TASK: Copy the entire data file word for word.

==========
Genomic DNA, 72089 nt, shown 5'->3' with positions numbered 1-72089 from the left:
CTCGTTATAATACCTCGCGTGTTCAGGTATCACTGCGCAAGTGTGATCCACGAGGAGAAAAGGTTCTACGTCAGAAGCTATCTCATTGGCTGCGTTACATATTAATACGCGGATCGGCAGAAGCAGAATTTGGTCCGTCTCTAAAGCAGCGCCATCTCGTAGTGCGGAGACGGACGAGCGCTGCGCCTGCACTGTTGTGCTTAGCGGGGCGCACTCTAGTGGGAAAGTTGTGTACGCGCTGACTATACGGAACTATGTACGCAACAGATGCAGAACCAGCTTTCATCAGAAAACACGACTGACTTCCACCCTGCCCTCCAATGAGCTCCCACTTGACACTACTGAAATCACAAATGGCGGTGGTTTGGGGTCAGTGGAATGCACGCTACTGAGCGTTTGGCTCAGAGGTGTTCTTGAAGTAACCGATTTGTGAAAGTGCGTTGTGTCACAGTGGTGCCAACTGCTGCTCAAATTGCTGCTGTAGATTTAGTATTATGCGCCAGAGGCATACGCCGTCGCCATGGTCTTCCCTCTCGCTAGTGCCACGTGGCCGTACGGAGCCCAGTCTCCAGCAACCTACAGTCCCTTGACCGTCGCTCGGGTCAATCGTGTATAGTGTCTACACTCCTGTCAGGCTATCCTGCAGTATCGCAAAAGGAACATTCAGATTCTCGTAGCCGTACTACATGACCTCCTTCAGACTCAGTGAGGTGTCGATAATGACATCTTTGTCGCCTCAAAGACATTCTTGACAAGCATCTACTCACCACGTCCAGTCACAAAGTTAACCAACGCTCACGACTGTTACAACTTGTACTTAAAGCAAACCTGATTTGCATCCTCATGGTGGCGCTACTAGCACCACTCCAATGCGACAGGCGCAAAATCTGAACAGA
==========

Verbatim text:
Genomic DNA, 72089 nt, shown 5'->3' with positions numbered 1-72089 from the left:
CTCGTTATAATACCTCGCGTGTTCAGGTATCACTGCGCAAGTGTGATCCACGAGGAGAAAAGGTTCTACGTCAGAAGCTATCTCATTGGCTGCGTTACATATTAATACGCGGATCGGCAGAAGCAGAATTTGGTCCGTCTCTAAAGCAGCGCCATCTCGTAGTGCGGAGACGGACGAGCGCTGCGCCTGCACTGTTGTGCTTAGCGGGGCGCACTCTAGTGGGAAAGTTGTGTACGCGCTGACTATACGGAACTATGTACGCAACAGATGCAGAACCAGCTTTCATCAGAAAACACGACTGACTTCCACCCTGCCCTCCAATGAGCTCCCACTTGACACTACTGAAATCACAAATGGCGGTGGTTTGGGGTCAGTGGAATGCACGCTACTGAGCGTTTGGCTCAGAGGTGTTCTTGAAGTAACCGATTTGTGAAAGTGCGTTGTGTCACAGTGGTGCCAACTGCTGCTCAAATTGCTGCTGTAGATTTAGTATTATGCGCCAGAGGCATACGCCGTCGCCATGGTCTTCCCTCTCGCTAGTGCCACGTGGCCGTACGGAGCCCAGTCTCCAGCAACCTACAGTCCCTTGACCGTCGCTCGGGTCAATCGTGTATAGTGTCTACACTCCTGTCAGGCTATCCTGCAGTATCGCAAAAGGAACATTCAGATTCTCGTAGCCGTACTACATGACCTCCTTCAGACTCAGTGAGGTGTCGATAATGACATCTTTGTCGCCTCAAAGACATTCTTGACAAGCATCTACTCACCACGTCCAGTCACAAAGTTAACCAACGCTCACGACTGTTACAACTTGTACTTAAAGCAAACCTGATTTGCATCCTCATGGTGGCGCTACTAGCACCACTCCAATGCGACAGGCGCAAAATCTGAACAGA